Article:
Returning to the original article, the author makes one big assumption that negates his conclusion. When he writes of seeking success and glory, he implies that the answer to the question ‘Why do we seek such success?” is selfish ambition as the only goal. However, an alternative response is that we are trying to glorify and love God with “all [our] mights, minds,and strength. It is the first great commandment. This is consistent with the author's definition of the ethos of sports i.e. “It doesn’t really matter whether he has good intentions”, so if it doesn’t really matter to the world why you seek accomplishments and glory then being motivated by service to our God is acceptable under that ethos.

In fact I would argue that the Lord does want us to become the best in our fields and that this is entirely useful to Him. One letter to the editor responded to the article by saying “Therein lies the tension: to strive for good things but not be consumed by them.”

One of my favorite examples of this can be found in the book “The Essential James E. Talmage” (obviously about Elder Talmage):
In late 1924 he was called to replace Elder David O. McKay as the head of the church’s European Mission…. Almost immediately he tried to visit with the editors of various newpapers to see if their anti-Mormon articles could be stopped. In one city he presented his calling card to a newspaper employee who gave it to his editor. At first the editor refused to see the Mormon apostle. But with the abbreviations F.R.S.E, F.R.M.S, F.R.G.S., representing the scientific societies of England of which he was a member, clearly visible, he could not be early ignored.
In this case the apostle was able to get an advantage in the cause of God by having accolades in the world of men. God wants us to do our best, and we do need to keep the focus on whom we are serving and why we are doing it.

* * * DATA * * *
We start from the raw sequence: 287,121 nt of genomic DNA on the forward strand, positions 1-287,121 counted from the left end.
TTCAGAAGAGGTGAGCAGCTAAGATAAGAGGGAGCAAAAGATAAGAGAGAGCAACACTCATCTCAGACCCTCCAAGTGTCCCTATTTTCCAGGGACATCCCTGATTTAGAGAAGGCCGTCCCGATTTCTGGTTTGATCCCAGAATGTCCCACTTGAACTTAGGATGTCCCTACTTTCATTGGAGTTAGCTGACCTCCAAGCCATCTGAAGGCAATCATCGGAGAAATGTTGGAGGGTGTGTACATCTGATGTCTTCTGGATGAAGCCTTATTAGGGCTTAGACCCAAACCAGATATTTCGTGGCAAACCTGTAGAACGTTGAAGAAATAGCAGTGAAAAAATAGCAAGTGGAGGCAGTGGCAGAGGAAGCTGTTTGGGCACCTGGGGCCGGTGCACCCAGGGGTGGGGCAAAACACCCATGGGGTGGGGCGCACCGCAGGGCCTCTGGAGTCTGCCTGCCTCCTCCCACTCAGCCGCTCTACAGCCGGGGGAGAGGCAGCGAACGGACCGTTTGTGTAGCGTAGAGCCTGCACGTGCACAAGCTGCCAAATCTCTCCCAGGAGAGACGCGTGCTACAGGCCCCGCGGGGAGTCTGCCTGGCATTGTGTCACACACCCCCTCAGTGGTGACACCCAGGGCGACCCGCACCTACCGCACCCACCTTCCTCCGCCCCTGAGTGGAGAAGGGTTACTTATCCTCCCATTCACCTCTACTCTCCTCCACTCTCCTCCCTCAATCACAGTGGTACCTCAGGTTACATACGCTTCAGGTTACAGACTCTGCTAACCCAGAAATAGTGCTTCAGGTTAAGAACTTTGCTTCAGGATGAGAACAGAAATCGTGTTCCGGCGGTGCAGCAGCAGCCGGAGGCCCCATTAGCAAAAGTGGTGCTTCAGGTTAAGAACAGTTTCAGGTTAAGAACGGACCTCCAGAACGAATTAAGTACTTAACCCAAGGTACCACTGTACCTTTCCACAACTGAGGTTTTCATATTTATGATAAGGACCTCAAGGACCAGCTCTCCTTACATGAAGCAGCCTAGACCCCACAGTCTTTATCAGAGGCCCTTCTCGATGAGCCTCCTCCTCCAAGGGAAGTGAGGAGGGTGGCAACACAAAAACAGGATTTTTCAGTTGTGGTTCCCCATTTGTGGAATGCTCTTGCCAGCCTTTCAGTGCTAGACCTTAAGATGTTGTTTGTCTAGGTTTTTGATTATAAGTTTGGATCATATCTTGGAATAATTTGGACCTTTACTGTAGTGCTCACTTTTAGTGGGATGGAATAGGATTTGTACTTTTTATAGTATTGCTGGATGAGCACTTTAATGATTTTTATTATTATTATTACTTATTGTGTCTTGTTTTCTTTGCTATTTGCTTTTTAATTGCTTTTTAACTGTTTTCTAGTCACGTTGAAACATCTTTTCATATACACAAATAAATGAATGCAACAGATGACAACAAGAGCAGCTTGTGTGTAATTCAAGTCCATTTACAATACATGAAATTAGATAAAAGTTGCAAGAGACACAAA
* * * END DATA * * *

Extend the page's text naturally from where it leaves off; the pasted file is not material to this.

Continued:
*After reading the scripture 2 Ne 27:19-23, and asking why Heavenly Father would chose an uneducated farm boy, the teacher followed up with the question (paraphrasing): "Does that mean the Lord only can use the uneducated and we shouldn't seek success?" We all answered in the negative.) 

Elder Nelson: Healer

This is a very cool story from
Dr. Russell M. Nelson was in Manzanillo, Mexico, in February 1978, attending medical meetings with the group of doctors he had graduated with 30 years earlier. Suddenly, one of the doctors became seriously ill, suffering from massive internal bleeding in his stomach. Under normal circumstances, any of the physicians in the room could have treated him. But in a remote fishing village with no hospitals nearby, no planes that could fly at night, and no medical equipment, they realized they were helpless as they watched their colleague suffer. 
“All the combined knowledge and concern there could not be converted to action to help our friend as we saw his life ebbing before our eyes. We were powerless to stop his bleeding,” Elder Nelson said. 
The man asked for a blessing. Several of the doctors who held the Melchizedek Priesthood immediately responded, and Dr. Nelson acted as voice. “The Spirit dictated that the bleeding would stop and that the man would continue to live and return to his home and profession.” The man recovered and returned home. 
“Men can do very little of themselves to heal sick or broken bodies,” Elder Nelson said. 
“With an education they can do a little more; with advanced medical degrees and training, a little more yet can be done. The real power to heal, however, is a gift from God. He has deigned that some of that power may be harnessed via the authority of His priesthood to benefit and bless mankind when all man can do for himself may not be sufficient.”